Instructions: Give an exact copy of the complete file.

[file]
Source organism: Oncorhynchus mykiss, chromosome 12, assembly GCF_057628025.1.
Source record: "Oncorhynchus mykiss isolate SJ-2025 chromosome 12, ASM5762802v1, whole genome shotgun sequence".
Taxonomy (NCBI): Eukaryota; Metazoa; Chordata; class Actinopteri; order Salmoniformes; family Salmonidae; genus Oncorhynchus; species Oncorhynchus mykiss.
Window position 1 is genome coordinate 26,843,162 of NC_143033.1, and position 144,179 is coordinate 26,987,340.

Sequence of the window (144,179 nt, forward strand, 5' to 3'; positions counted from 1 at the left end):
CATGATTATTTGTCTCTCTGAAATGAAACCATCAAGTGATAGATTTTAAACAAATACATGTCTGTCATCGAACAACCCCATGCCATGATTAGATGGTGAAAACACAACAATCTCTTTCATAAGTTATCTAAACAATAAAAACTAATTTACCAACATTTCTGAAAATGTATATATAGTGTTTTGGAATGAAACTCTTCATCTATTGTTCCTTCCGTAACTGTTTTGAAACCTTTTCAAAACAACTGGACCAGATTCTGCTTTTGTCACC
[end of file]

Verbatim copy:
Source organism: Oncorhynchus mykiss, chromosome 12, assembly GCF_057628025.1.
Source record: "Oncorhynchus mykiss isolate SJ-2025 chromosome 12, ASM5762802v1, whole genome shotgun sequence".
Taxonomy (NCBI): Eukaryota; Metazoa; Chordata; class Actinopteri; order Salmoniformes; family Salmonidae; genus Oncorhynchus; species Oncorhynchus mykiss.
Window position 1 is genome coordinate 26,843,162 of NC_143033.1, and position 144,179 is coordinate 26,987,340.

Sequence of the window (144,179 nt, forward strand, 5' to 3'; positions counted from 1 at the left end):
CATGATTATTTGTCTCTCTGAAATGAAACCATCAAGTGATAGATTTTAAACAAATACATGTCTGTCATCGAACAACCCCATGCCATGATTAGATGGTGAAAACACAACAATCTCTTTCATAAGTTATCTAAACAATAAAAACTAATTTACCAACATTTCTGAAAATGTATATATAGTGTTTTGGAATGAAACTCTTCATCTATTGTTCCTTCCGTAACTGTTTTGAAACCTTTTCAAAACAACTGGACCAGATTCTGCTTTTGTCACC